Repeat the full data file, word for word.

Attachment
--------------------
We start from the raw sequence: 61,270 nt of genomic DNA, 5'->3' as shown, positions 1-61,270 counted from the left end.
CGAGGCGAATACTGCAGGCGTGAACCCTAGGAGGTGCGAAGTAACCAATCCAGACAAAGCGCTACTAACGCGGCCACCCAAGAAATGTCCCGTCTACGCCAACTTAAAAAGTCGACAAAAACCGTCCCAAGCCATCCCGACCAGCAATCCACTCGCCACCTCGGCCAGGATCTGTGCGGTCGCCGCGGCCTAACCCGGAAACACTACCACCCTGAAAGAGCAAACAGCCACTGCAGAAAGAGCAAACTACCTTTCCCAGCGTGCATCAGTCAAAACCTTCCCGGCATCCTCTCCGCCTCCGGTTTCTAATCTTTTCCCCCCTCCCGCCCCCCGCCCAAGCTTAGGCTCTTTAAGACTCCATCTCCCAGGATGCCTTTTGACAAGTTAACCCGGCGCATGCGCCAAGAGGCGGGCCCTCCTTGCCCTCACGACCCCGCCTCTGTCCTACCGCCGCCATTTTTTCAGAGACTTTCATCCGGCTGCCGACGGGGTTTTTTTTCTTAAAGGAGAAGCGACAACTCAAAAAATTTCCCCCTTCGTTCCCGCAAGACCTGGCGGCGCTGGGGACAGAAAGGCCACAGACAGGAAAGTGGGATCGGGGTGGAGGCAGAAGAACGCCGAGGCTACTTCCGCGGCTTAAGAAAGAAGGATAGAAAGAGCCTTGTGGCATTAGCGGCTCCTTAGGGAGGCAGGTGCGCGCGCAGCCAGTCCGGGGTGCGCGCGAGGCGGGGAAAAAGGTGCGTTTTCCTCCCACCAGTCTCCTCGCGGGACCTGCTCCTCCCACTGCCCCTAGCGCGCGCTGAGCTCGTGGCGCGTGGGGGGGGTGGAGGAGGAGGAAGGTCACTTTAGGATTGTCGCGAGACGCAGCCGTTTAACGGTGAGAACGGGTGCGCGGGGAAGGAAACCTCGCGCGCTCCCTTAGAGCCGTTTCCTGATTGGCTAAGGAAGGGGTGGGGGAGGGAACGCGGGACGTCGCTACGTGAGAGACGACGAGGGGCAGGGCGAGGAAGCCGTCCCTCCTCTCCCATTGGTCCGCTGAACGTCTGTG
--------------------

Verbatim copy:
We start from the raw sequence: 61,270 nt of genomic DNA, 5'->3' as shown, positions 1-61,270 counted from the left end.
CGAGGCGAATACTGCAGGCGTGAACCCTAGGAGGTGCGAAGTAACCAATCCAGACAAAGCGCTACTAACGCGGCCACCCAAGAAATGTCCCGTCTACGCCAACTTAAAAAGTCGACAAAAACCGTCCCAAGCCATCCCGACCAGCAATCCACTCGCCACCTCGGCCAGGATCTGTGCGGTCGCCGCGGCCTAACCCGGAAACACTACCACCCTGAAAGAGCAAACAGCCACTGCAGAAAGAGCAAACTACCTTTCCCAGCGTGCATCAGTCAAAACCTTCCCGGCATCCTCTCCGCCTCCGGTTTCTAATCTTTTCCCCCCTCCCGCCCCCCGCCCAAGCTTAGGCTCTTTAAGACTCCATCTCCCAGGATGCCTTTTGACAAGTTAACCCGGCGCATGCGCCAAGAGGCGGGCCCTCCTTGCCCTCACGACCCCGCCTCTGTCCTACCGCCGCCATTTTTTCAGAGACTTTCATCCGGCTGCCGACGGGGTTTTTTTTCTTAAAGGAGAAGCGACAACTCAAAAAATTTCCCCCTTCGTTCCCGCAAGACCTGGCGGCGCTGGGGACAGAAAGGCCACAGACAGGAAAGTGGGATCGGGGTGGAGGCAGAAGAACGCCGAGGCTACTTCCGCGGCTTAAGAAAGAAGGATAGAAAGAGCCTTGTGGCATTAGCGGCTCCTTAGGGAGGCAGGTGCGCGCGCAGCCAGTCCGGGGTGCGCGCGAGGCGGGGAAAAAGGTGCGTTTTCCTCCCACCAGTCTCCTCGCGGGACCTGCTCCTCCCACTGCCCCTAGCGCGCGCTGAGCTCGTGGCGCGTGGGGGGGGTGGAGGAGGAGGAAGGTCACTTTAGGATTGTCGCGAGACGCAGCCGTTTAACGGTGAGAACGGGTGCGCGGGGAAGGAAACCTCGCGCGCTCCCTTAGAGCCGTTTCCTGATTGGCTAAGGAAGGGGTGGGGGAGGGAACGCGGGACGTCGCTACGTGAGAGACGACGAGGGGCAGGGCGAGGAAGCCGTCCCTCCTCTCCCATTGGTCCGCTGAACGTCTGTG